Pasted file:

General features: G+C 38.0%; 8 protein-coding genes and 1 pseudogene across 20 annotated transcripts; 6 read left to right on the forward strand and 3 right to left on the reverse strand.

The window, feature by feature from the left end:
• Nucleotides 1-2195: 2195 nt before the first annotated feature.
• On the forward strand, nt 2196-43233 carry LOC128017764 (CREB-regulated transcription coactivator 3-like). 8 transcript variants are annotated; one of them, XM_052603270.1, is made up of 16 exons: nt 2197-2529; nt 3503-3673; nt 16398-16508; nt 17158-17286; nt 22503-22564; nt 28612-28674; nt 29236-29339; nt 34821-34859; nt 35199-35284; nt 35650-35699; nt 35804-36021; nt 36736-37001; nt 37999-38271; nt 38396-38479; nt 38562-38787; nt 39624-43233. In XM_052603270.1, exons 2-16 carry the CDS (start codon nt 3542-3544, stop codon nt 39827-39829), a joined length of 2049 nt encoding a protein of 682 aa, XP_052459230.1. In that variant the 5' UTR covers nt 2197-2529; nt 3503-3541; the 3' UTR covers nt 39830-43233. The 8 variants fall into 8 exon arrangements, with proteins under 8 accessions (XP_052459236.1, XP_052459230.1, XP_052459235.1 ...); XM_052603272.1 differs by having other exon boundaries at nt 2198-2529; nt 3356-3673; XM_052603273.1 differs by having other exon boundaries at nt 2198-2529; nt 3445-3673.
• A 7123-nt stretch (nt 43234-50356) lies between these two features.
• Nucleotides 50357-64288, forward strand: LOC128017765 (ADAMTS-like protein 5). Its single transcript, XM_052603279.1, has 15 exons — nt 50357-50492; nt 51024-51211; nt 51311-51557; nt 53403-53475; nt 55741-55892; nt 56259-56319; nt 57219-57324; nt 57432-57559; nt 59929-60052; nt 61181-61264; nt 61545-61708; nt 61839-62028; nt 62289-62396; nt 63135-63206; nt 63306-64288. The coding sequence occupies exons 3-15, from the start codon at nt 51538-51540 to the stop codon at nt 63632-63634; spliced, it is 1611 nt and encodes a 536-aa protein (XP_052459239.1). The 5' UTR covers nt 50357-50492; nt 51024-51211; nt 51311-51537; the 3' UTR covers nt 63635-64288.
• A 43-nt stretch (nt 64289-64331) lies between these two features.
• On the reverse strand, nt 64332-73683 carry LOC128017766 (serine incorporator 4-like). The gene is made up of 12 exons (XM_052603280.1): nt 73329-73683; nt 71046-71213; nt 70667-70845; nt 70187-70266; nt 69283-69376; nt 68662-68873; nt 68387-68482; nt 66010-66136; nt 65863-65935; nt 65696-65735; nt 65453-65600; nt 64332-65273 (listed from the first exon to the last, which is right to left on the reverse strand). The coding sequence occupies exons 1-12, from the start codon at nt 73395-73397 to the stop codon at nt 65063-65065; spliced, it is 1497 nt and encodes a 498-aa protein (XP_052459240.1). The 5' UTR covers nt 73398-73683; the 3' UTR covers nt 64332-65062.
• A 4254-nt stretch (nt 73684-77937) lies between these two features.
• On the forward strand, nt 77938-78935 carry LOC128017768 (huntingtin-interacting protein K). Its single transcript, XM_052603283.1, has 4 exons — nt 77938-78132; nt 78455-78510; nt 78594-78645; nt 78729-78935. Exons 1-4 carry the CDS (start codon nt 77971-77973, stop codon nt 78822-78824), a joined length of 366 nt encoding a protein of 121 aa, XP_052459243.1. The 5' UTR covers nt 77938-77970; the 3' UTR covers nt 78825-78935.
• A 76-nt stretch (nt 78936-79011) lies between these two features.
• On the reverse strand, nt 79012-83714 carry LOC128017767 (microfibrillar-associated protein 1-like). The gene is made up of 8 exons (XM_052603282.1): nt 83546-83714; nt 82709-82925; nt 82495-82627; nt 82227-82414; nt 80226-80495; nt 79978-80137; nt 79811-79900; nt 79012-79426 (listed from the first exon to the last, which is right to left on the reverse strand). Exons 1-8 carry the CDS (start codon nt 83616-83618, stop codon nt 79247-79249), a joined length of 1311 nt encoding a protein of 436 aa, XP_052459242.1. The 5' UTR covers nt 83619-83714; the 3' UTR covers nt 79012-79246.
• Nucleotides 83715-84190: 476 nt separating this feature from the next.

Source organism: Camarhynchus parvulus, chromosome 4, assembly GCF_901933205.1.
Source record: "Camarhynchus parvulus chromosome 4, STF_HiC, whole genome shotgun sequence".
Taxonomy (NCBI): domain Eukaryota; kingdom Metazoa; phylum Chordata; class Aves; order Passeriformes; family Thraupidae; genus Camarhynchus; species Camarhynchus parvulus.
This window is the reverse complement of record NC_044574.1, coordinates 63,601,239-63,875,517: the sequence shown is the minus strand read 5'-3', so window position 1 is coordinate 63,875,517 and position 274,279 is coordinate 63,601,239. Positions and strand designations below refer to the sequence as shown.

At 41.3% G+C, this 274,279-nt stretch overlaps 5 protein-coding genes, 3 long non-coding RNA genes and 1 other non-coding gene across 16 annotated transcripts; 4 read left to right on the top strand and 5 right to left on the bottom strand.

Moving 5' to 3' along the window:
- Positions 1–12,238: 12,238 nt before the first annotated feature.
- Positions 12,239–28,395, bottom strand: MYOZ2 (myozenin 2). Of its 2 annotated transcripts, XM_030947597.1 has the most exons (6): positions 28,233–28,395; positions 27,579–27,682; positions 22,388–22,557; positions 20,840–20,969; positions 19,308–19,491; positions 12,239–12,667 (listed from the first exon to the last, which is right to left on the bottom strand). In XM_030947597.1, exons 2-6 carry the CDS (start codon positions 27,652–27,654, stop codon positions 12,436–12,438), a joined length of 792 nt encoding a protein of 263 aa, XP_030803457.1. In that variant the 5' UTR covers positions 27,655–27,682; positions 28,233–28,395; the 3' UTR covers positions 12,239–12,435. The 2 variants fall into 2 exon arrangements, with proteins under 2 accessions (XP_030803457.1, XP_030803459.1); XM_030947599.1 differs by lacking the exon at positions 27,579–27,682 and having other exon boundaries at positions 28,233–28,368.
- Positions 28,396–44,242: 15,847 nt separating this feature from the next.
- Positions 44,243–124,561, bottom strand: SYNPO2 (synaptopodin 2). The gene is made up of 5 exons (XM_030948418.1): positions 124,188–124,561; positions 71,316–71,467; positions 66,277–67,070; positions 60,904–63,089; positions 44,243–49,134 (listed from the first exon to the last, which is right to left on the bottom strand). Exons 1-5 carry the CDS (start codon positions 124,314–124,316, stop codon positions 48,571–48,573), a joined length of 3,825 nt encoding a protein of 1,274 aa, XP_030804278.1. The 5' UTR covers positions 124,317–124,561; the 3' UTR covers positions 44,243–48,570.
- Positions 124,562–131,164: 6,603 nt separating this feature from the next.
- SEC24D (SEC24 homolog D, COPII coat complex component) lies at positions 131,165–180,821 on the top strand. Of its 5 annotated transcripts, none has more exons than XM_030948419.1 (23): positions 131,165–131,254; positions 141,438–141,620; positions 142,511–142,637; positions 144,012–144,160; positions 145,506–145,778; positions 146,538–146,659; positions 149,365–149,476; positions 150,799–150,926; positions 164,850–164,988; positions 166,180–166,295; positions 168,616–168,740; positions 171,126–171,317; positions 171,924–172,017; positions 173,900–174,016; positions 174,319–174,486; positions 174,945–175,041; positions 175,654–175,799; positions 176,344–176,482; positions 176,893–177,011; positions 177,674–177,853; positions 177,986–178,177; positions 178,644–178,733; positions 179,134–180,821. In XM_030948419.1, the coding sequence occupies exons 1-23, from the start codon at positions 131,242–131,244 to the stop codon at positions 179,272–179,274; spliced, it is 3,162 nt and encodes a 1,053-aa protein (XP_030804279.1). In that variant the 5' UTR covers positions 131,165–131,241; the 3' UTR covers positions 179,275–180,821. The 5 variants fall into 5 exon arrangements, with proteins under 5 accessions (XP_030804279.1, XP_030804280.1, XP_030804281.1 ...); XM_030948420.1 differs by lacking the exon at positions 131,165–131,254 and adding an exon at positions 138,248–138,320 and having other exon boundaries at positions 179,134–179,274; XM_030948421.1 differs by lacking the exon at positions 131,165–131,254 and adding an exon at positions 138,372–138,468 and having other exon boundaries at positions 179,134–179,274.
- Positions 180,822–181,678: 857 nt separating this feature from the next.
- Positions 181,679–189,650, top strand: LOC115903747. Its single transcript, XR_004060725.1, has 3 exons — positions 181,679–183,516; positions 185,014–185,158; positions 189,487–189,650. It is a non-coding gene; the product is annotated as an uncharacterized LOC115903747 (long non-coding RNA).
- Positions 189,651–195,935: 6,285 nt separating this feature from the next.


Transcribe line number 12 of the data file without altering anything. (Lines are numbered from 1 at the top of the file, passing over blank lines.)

• On the reverse strand, nt 79012-83714 carry LOC128017767 (microfibrillar-associated protein 1-like). The gene is made up of 8 exons (XM_052603282.1): nt 83546-83714; nt 82709-82925; nt 82495-82627; nt 82227-82414; nt 80226-80495; nt 79978-80137; nt 79811-79900; nt 79012-79426 (listed from the first exon to the last, which is right to left on the reverse strand). Exons 1-8 carry the CDS (start codon nt 83616-83618, stop codon nt 79247-79249), a joined length of 1311 nt encoding a protein of 436 aa, XP_052459242.1. The 5' UTR covers nt 83619-83714; the 3' UTR covers nt 79012-79246.